From the Rabbi

Devar Torah 

After a very exciting and successful High Holiday season, we are embarking on a new year with fresh energy. Next Shabbat (28 October) we are holding a special communal lunch to mark the Shabbat Project. Our guest speaker will be Councillor Jess Miller, the new Deputy Lord Mayor of Sydney. We are grateful to the UIA and the Women’s Auxiliary for sponsoring this lunch, and I would like to invite anyone else who would like to, to make a donation towards this event. Next Sunday (29 October) I will be giving a tour of some of Rookwood’s Jewish notables, to celebrate the Necropolis’s 150th anniversary. Please meet me at the Jewish Office at 2pm for a fascinating tour.

It has been shocking and distressing to see so many women posting ‘me too’ on their Facebook pages this week. They are referring to experiencing sexual harassment or abuse, which has shot to the top of the agenda again in the wake of the allegations against Hollywood mogul Harvey Weinstein. Weinstein is accused of using his immensely powerful position in the film industry to abuse women, in a weak position because they needed his patronage and support.

Since the initial story broke, more and more women have come forward to report that they too were his victims. Facebook has many disadvantages, but seeing all of the ‘me too’ posts, reporting so many cases of sexual harassment perpetrated by hundreds of men against hundreds of women (and, of course, sometimes by men towards men, or women toward men or women) has brought home the scale of the problem.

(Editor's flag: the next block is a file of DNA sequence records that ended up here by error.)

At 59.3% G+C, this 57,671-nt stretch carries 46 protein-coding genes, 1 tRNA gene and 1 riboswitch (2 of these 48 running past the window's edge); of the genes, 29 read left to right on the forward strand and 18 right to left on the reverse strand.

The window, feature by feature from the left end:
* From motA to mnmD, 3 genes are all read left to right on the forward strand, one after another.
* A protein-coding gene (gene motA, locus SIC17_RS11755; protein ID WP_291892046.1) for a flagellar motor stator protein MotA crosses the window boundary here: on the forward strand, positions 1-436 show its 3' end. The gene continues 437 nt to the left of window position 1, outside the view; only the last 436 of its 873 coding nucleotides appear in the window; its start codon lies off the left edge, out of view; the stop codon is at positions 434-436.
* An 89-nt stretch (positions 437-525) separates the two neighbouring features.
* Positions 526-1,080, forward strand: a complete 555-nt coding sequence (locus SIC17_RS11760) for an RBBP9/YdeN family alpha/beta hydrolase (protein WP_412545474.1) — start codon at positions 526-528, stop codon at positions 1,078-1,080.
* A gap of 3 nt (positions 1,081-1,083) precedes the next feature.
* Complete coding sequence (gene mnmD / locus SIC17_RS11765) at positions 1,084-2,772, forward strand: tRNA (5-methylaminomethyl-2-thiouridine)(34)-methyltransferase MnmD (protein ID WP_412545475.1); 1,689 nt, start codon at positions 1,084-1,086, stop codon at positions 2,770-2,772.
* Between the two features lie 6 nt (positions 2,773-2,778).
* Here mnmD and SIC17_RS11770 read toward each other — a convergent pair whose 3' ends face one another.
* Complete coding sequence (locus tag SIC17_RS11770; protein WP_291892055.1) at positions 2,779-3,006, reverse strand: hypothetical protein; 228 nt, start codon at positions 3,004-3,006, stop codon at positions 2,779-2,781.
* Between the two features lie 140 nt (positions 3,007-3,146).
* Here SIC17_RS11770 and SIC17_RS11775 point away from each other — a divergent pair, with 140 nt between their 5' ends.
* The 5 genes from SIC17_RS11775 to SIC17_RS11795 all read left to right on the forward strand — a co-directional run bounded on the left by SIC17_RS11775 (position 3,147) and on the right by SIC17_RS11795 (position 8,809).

Sexual harassment and assault is always an act of violence, it is the oppression of the weak and a violation of the vulnerable. It is corrupt and it is brutal. Corruption and brutality were the exact causes of the Flood we will read about in the parasha on Shabbat. Rashi comments that the Flood was a punishment exacted against the powerful men of the world who would rape a bride as she was about to enter her chuppah. Of course that image is especially shocking because the setting is so public and the act is so blatant. Sexual crime is often associated with dark and unseen places, but the Weinstein case is a reminder that it also exists in plush and swanky offices, filled with the ‘beautiful people’.

God once destroyed the whole world because of sexual violence and while He has promised never to do that again, that only makes our responsibility all the greater to make our societies a safe place, where sexual crime is not a recurring anxiety for women and vulnerable people. Let us recommit ourselves, so that fewer women are able to say ‘me too’ in the future.

Shabbat shalom!